NEW YORK - DECEMBER 19: Geno Auriemma, head coach of the Connecticut Huskies watches from the bench as players celebrate during a victory over the Ohio State Buckeyes in the Maggie Dixon Classic at Madison Square Garden on December 19, 2010 in New York City. (Photo by Jeff Zelevansky/Getty Images)
Women's college basketball has grown in popularity over the last 20 years, and some of that has to do with the program Geno Auriemma built at UConn. And while the list of big-time programs grows, there remain only a handful of teams with a chance to win the national championship every season.
In April, that list expanded to include Texas A&M, a program that has had a lot of success under coach Gary Blair, making six NCAA Tourney appearances in his eight years in College Station. But it wasn't until 2011 that the Aggies finally won a national title. And for their efforts, they will get to face the Huskies next season as part of a home-and-home series.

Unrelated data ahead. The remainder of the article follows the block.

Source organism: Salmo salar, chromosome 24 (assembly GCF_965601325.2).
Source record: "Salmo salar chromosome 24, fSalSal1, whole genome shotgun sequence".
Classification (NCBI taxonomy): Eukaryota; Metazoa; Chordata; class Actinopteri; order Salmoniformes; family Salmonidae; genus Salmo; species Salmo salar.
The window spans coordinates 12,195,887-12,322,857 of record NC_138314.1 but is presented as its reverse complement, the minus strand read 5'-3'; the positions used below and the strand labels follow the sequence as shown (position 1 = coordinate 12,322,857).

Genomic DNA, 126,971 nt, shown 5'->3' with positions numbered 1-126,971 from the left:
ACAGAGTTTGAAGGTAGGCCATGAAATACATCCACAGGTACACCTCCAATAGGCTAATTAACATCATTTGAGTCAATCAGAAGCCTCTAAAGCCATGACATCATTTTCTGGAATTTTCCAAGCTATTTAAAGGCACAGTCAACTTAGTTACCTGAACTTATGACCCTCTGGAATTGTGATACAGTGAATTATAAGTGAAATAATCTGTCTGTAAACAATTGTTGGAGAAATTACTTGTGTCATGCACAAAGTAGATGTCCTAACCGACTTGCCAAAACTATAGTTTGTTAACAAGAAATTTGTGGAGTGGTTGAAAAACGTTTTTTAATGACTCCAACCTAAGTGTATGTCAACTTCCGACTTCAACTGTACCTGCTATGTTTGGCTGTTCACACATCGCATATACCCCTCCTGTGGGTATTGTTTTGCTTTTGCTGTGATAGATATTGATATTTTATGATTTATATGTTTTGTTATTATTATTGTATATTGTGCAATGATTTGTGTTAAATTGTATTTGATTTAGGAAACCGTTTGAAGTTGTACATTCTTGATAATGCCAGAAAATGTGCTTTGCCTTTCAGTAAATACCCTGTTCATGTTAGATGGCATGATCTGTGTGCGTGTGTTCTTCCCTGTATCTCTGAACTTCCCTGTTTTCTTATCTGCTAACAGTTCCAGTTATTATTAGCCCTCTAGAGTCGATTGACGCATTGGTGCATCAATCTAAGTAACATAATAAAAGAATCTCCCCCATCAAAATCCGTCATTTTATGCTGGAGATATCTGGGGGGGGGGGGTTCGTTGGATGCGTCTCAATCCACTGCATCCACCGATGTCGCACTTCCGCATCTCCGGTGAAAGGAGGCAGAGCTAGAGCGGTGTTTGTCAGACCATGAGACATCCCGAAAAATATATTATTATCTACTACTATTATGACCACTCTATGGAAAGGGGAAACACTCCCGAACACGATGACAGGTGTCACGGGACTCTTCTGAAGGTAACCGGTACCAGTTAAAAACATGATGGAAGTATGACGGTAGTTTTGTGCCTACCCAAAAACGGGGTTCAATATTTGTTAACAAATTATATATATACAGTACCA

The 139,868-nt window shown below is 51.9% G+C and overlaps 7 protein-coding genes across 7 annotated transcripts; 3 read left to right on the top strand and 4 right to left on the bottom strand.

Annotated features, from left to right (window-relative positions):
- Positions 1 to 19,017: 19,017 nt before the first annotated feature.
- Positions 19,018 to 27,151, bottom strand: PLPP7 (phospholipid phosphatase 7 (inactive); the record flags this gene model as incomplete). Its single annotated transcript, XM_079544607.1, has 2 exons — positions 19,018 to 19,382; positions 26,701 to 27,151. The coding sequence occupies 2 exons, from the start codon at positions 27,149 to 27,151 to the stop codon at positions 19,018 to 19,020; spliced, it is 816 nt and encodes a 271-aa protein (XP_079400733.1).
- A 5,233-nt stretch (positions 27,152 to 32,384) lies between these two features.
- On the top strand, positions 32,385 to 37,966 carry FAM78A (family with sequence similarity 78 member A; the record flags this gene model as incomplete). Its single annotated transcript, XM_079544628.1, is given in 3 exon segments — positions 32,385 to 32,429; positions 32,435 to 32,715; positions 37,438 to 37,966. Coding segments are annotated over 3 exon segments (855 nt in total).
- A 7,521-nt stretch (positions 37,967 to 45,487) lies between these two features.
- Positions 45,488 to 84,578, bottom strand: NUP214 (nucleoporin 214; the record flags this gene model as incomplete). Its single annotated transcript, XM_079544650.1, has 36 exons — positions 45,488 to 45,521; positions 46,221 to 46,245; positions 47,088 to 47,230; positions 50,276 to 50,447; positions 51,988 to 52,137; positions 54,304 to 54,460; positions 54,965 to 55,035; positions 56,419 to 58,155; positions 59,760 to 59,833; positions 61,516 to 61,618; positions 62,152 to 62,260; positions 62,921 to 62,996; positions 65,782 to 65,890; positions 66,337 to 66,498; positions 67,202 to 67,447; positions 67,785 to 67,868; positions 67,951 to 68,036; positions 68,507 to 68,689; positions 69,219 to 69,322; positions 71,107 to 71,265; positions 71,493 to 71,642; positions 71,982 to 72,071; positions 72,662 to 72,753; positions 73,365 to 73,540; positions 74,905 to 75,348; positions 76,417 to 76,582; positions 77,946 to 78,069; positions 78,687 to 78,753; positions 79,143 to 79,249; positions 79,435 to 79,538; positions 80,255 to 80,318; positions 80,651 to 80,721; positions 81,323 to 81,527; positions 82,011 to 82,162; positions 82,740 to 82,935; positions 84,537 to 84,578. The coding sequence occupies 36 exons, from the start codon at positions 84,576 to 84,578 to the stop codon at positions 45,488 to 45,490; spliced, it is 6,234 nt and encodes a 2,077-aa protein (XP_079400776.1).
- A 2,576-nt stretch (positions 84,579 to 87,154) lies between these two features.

The first meeting will come in Storrs on Dec. 6 as part of the Jimmy V Classic, and they will meet again in 2012-2013 on the Aggies' home court. It will be the first meeting between the two teams, although if UConn had gotten past Notre Dame in the Final Four this month they would have faced Texas A&M in the finals.
Auriemma has a history of scheduling tough opponents. Last season, the Huskies played Baylor, a game in which then-freshman center Stefanie Dolson appeared overmatched. That wasn't totally unexpected; Dolson was going up against Brittney Griner, one of the best centers in the country. But the experience made Dolson a better, more confident player down the stretch, when the Huskies needed her production because Maya Moore faced constant double-teams or Tiffany Hayes couldn't find her jumper.
UConn also traveled to Palo Alto, Calif. to face Stanford in 2010. They were blown out 71-59 -- the team's only regular-season loss -- but it no doubt toughened them up for their impending conference schedule.
Historically, creme puffs have been a part of the early-season schedule for top programs. The thinking: no need to face top-flight competition early when you will eventually have to face them in conference and tournament play. Clearly, Auriemma disagrees; the Huskies annually play a tough schedule, and annually end up as one of the best teams in the country.
According to the Hartford Courant's John Altavilla, UConn and Texas A&M had originally discussed playing in St. Thomas, Virgin Islands in November, but the Huskies opted to tour Europe this summer instead.